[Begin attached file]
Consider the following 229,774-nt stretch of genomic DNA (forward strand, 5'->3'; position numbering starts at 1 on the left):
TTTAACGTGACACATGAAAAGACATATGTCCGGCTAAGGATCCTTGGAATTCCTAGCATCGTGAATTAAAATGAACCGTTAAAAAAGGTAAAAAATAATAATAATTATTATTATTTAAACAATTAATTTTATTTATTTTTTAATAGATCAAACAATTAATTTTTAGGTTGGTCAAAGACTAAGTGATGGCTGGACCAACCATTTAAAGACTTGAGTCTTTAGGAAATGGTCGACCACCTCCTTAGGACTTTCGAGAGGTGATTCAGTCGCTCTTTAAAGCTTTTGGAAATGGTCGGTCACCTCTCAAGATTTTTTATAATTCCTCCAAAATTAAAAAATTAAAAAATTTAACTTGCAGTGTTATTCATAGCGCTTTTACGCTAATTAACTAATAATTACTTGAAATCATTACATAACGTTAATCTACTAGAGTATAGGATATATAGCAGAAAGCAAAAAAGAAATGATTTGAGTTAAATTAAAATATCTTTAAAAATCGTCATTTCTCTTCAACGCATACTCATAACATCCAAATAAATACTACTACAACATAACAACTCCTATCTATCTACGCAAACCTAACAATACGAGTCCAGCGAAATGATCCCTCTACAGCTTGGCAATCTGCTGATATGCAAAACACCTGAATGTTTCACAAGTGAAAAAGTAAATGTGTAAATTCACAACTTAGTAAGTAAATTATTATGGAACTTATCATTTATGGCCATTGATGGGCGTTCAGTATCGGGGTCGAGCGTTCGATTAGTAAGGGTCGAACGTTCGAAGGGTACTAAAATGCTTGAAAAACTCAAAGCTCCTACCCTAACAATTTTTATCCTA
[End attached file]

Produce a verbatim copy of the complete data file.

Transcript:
Consider the following 229,774-nt stretch of genomic DNA (forward strand, 5'->3'; position numbering starts at 1 on the left):
TTTAACGTGACACATGAAAAGACATATGTCCGGCTAAGGATCCTTGGAATTCCTAGCATCGTGAATTAAAATGAACCGTTAAAAAAGGTAAAAAATAATAATAATTATTATTATTTAAACAATTAATTTTATTTATTTTTTAATAGATCAAACAATTAATTTTTAGGTTGGTCAAAGACTAAGTGATGGCTGGACCAACCATTTAAAGACTTGAGTCTTTAGGAAATGGTCGACCACCTCCTTAGGACTTTCGAGAGGTGATTCAGTCGCTCTTTAAAGCTTTTGGAAATGGTCGGTCACCTCTCAAGATTTTTTATAATTCCTCCAAAATTAAAAAATTAAAAAATTTAACTTGCAGTGTTATTCATAGCGCTTTTACGCTAATTAACTAATAATTACTTGAAATCATTACATAACGTTAATCTACTAGAGTATAGGATATATAGCAGAAAGCAAAAAAGAAATGATTTGAGTTAAATTAAAATATCTTTAAAAATCGTCATTTCTCTTCAACGCATACTCATAACATCCAAATAAATACTACTACAACATAACAACTCCTATCTATCTACGCAAACCTAACAATACGAGTCCAGCGAAATGATCCCTCTACAGCTTGGCAATCTGCTGATATGCAAAACACCTGAATGTTTCACAAGTGAAAAAGTAAATGTGTAAATTCACAACTTAGTAAGTAAATTATTATGGAACTTATCATTTATGGCCATTGATGGGCGTTCAGTATCGGGGTCGAGCGTTCGATTAGTAAGGGTCGAACGTTCGAAGGGTACTAAAATGCTTGAAAAACTCAAAGCTCCTACCCTAACAATTTTTATCCTA